Based on such an understanding of the oneness of the church universally, what is the Bible’s pattern for the practical daily church life?

We believe that, in accordance the pattern of the churches in the New Testament, the practical visible expression of the church should match the oneness of the universal church.

Just as the church is indivisible universally, we believe that its visible expression in time and space should likewise be absolutely, uncompromisingly one. In order to establish and maintain such practical oneness among the many members of the Body of Christ throughout the earth, God established a pattern in the New Testament of having only one church including all believers in each city. All the believers in their respective cities comprise the church in that city. Collectively, these churches are the many local expressions of the one universal church. According to the New Testament, these local churches are established solely on the inclusive ground of geography—specifically, the entire city—not on the exclusive ground of any doctrine, person, spiritual experience, concept, or form of church government (Rev. 1:11; 1 Cor. 1:10). For that reason, we follow the New Testament practice of designating the local churches as the church in a city as, for example, the church in Jerusalem (Acts 8:1), the church in Antioch (Acts 13:1), the church in Corinth (1 Cor. 1:2), and the seven churches in seven cities in Asia (Rev. 1:11).

“By meeting as the church in a city, we are endeavoring to maintain the oneness with all the believers in that city, neither excluding nor dividing ourselves from those who choose not to meet with us.”

By meeting as the church in a city, we are endeavoring to maintain a testimony of our oneness with all the believers in that city, neither excluding nor dividing ourselves from those who choose not to meet with us. In practice, meeting as the church in a city is the most inclusive, least exclusive possible basis on which to meet, for by definition the boundary of the church includes all Christians within a given city. Therefore, as a proper and genuine local church, we receive all believers in Christ just as God has received them (Romans 14:3; 15:7); our meetings are open to all believers and are for all believers, and we gladly fellowship with others whether or not they choose to meet with us in this way.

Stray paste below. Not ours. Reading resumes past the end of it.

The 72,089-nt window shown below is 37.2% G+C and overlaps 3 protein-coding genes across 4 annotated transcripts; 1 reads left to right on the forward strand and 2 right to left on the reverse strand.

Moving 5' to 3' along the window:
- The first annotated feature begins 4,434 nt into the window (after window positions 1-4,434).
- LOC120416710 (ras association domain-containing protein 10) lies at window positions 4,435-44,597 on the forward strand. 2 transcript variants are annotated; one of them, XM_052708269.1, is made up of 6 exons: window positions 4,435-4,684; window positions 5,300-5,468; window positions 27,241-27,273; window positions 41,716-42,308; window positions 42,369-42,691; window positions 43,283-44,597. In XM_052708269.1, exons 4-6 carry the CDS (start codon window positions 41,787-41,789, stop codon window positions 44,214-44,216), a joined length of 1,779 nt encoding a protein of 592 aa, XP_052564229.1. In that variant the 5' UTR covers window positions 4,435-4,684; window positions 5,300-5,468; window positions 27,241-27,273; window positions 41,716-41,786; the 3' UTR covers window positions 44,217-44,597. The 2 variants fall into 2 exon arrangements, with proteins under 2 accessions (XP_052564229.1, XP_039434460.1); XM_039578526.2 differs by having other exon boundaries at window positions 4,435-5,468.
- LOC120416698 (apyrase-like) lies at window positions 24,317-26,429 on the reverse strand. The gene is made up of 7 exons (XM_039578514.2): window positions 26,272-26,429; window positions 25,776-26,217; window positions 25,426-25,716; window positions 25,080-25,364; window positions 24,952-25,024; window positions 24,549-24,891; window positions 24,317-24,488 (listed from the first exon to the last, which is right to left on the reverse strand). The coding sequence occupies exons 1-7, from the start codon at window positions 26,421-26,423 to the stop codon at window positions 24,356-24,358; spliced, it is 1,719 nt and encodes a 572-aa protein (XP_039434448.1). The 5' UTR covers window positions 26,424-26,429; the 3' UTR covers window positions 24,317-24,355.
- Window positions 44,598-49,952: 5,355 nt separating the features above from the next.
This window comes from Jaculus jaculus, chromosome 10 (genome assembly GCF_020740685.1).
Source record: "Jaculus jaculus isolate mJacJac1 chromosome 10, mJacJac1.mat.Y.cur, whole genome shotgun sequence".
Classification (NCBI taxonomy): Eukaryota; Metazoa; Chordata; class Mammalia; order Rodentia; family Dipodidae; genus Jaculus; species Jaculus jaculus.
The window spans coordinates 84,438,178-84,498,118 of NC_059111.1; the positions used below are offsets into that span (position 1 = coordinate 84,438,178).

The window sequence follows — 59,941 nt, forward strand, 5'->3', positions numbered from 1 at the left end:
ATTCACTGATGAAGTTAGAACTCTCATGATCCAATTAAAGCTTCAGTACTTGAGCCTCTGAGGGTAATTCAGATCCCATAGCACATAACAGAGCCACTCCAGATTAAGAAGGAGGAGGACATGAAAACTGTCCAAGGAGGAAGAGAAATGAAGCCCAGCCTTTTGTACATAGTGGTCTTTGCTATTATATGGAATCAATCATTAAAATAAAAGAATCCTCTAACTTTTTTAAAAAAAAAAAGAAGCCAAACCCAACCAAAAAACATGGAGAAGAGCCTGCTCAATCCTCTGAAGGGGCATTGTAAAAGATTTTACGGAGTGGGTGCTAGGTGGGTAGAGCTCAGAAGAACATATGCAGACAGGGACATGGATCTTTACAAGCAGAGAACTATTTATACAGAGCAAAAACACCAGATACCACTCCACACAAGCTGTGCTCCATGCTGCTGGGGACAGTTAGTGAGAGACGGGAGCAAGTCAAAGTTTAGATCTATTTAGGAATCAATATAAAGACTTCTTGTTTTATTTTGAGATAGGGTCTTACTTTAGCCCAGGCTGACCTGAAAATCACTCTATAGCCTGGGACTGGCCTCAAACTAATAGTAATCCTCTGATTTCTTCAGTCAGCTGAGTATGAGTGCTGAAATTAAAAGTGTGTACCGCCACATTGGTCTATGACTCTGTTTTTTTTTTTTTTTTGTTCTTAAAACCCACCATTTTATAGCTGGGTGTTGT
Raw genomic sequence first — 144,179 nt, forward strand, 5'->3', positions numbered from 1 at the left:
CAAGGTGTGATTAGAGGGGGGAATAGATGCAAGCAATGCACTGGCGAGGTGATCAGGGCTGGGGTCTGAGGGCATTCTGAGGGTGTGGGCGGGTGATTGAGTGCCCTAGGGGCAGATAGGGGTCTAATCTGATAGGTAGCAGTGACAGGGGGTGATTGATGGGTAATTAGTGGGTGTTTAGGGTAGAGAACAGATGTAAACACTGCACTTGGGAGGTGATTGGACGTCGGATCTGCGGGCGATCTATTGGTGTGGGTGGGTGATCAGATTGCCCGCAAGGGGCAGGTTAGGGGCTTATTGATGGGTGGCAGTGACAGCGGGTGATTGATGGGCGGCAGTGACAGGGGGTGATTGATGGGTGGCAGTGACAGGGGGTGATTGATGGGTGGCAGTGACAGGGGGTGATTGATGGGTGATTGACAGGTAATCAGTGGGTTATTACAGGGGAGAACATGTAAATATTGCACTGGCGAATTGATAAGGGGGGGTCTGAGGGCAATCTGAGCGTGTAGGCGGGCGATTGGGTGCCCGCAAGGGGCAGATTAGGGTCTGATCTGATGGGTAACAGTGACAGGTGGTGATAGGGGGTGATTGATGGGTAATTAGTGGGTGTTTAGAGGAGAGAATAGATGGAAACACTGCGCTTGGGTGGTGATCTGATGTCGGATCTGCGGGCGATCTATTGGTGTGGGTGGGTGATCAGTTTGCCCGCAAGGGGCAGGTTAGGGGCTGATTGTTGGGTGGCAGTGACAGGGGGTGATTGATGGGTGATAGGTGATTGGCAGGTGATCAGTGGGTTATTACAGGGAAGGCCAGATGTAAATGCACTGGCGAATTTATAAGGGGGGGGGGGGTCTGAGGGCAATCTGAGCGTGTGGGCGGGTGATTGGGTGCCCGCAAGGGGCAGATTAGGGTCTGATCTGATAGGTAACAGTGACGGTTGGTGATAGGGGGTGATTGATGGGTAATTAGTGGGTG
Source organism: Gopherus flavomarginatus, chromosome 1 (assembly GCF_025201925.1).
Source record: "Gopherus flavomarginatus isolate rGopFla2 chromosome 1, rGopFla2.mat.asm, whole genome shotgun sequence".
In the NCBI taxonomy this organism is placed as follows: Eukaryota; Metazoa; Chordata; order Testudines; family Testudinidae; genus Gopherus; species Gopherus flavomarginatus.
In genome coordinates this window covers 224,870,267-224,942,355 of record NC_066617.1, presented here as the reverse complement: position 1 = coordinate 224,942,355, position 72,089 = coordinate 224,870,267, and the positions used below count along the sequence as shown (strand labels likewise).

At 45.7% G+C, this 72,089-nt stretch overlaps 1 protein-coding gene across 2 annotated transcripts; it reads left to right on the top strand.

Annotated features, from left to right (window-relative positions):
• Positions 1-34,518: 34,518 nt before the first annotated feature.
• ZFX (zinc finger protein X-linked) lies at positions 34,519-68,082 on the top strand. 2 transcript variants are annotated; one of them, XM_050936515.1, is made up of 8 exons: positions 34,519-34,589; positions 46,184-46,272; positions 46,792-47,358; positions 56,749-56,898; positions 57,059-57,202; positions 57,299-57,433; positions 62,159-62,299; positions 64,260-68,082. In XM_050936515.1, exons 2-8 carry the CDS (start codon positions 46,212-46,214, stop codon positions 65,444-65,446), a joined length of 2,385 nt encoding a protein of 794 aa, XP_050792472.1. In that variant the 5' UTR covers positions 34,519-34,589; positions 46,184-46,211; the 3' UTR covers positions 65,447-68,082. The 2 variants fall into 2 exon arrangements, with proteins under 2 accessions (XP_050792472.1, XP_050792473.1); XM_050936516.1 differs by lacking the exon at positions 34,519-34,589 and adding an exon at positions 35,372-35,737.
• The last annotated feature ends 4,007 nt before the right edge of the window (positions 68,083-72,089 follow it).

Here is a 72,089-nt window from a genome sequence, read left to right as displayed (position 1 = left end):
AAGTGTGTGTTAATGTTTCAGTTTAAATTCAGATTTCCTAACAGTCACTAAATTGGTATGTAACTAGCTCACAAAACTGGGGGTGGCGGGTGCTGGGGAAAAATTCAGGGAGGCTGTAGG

For more information, please see:

Do you believe that only those meeting with the local church are Christians?

Of course not. We neither believe nor teach that one must meet with us in order to be a genuine Christian. We receive in fellowship (Rom. 14:1–15:13) all proper believers in Christ regardless of where they choose to meet.

We recognize that in the Roman Catholic Church, the Protestant denominations, and the independent groups there are many genuine blood-washed, Spirit-regenerated believers in Christ and we receive them as our brothers and sisters in the Lord. In fact, many of those meeting with the local church came to a saving knowledge of the Lord Jesus Christ prior to meeting with us. We rejoice in this! Being born again (regenerated) is not dependent upon what one believes concerning the church, that is, upon how, where, or even whether one chooses to meet with other Christians.

“…we joyfully receive all those whom Christ has received. We have no right to reject those whom Christ has received.”

We believe and teach that eternal salvation is obtained uniquely through repentance unto God and faith in Christ (Acts 20:21), that it is absolutely of grace and not of man’s works (Eph. 2:8). The foundation of the faith we hold in common with all believers (Jude 3) is the very Person and redemptive work of our Lord Jesus Christ (Eph. 1:7).

Furthermore, we joyfully receive all those whom Christ has received (Rom. 15:7). We have no right to reject those whom Christ has received. We welcome fellowship with all the Lord’s children.

For more information, please see: